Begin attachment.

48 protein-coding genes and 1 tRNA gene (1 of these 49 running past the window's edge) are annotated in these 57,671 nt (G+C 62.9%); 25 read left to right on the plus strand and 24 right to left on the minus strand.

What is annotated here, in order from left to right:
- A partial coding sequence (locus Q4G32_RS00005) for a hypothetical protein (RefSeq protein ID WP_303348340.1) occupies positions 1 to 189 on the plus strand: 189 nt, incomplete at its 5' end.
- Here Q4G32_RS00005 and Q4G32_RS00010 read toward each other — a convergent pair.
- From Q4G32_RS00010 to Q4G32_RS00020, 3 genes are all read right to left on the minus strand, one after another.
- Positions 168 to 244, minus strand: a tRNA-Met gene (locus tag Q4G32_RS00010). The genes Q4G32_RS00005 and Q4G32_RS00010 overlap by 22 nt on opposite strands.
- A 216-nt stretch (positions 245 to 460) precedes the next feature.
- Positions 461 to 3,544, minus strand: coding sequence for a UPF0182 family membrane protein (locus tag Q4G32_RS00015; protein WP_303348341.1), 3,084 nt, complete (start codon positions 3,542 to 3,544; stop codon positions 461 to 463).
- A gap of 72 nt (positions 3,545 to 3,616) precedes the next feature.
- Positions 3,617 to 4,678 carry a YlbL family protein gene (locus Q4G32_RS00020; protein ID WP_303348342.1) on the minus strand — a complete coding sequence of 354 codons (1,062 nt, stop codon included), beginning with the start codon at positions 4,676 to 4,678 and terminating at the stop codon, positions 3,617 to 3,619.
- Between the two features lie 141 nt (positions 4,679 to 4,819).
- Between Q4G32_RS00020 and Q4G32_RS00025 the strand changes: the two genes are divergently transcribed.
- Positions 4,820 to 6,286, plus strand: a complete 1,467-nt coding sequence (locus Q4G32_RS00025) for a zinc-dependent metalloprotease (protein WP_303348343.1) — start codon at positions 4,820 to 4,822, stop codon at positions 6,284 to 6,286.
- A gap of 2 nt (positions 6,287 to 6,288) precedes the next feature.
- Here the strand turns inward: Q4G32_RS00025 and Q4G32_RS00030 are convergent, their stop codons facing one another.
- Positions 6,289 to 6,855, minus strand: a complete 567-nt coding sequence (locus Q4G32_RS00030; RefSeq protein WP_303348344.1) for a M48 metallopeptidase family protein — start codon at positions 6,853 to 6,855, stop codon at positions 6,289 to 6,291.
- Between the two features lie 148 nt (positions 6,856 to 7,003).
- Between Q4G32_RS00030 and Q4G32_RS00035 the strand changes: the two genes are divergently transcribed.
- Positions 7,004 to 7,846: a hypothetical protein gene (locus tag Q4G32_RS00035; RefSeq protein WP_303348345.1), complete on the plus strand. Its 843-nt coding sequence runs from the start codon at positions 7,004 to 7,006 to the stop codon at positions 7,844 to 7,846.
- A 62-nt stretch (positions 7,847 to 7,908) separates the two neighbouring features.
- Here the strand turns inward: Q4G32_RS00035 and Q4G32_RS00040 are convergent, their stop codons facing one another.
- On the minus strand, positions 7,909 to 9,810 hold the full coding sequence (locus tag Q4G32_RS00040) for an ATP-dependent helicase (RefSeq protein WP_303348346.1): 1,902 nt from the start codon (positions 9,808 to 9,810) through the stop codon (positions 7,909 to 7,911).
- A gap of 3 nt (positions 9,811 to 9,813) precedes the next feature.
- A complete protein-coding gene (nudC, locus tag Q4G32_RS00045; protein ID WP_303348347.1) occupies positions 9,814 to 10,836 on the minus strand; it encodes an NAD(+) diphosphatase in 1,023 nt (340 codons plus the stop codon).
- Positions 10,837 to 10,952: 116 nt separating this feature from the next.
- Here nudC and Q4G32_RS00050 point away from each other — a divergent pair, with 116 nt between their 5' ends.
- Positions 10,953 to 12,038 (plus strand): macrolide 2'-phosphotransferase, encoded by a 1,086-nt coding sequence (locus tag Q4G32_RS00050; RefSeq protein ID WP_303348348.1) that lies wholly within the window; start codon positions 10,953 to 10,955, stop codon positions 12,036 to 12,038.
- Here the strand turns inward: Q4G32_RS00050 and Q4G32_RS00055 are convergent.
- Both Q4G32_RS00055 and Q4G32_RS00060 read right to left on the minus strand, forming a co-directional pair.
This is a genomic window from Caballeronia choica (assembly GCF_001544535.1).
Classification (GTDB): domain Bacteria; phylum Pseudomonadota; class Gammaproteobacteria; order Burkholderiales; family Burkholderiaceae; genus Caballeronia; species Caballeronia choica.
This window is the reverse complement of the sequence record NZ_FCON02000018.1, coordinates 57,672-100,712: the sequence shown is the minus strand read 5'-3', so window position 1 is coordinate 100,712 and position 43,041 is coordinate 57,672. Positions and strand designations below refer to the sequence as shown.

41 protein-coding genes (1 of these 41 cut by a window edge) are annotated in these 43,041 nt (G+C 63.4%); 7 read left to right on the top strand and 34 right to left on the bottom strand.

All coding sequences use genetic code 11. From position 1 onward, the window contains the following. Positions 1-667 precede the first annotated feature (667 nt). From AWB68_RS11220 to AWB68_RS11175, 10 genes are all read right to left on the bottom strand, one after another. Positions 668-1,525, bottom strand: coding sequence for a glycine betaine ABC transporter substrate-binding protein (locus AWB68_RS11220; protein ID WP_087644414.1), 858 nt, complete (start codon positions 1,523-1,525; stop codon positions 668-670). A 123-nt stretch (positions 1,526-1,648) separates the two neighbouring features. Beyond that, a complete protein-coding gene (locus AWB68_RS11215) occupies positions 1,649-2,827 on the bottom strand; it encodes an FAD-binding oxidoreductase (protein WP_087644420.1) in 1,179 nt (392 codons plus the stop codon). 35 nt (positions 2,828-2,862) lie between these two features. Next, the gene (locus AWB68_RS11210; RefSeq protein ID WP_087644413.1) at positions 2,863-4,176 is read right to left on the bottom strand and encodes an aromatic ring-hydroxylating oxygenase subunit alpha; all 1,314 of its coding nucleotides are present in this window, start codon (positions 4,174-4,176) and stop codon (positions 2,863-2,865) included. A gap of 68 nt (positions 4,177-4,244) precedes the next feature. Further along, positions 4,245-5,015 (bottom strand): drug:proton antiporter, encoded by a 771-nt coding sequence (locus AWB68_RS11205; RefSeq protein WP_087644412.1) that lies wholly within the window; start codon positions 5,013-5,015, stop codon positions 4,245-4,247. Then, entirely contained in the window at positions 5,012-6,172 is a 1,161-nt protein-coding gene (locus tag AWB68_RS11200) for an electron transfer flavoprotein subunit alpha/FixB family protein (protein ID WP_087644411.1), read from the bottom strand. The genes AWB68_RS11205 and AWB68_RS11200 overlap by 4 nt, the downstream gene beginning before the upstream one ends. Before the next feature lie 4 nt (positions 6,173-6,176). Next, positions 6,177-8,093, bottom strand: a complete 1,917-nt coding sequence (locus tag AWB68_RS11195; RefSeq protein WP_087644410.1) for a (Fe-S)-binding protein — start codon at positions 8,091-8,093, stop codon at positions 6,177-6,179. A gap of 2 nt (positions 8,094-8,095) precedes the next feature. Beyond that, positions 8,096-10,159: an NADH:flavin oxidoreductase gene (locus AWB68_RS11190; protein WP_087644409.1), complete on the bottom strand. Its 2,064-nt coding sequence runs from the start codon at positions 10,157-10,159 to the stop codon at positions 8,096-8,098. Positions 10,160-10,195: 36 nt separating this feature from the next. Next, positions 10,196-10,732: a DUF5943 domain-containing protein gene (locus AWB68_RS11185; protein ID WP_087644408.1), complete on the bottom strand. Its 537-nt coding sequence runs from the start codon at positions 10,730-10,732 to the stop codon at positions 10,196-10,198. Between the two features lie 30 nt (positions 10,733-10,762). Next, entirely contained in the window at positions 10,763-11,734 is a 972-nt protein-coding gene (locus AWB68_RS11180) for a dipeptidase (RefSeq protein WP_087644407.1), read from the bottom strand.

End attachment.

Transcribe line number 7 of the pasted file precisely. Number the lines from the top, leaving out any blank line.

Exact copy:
- A 216-nt stretch (positions 245 to 460) precedes the next feature.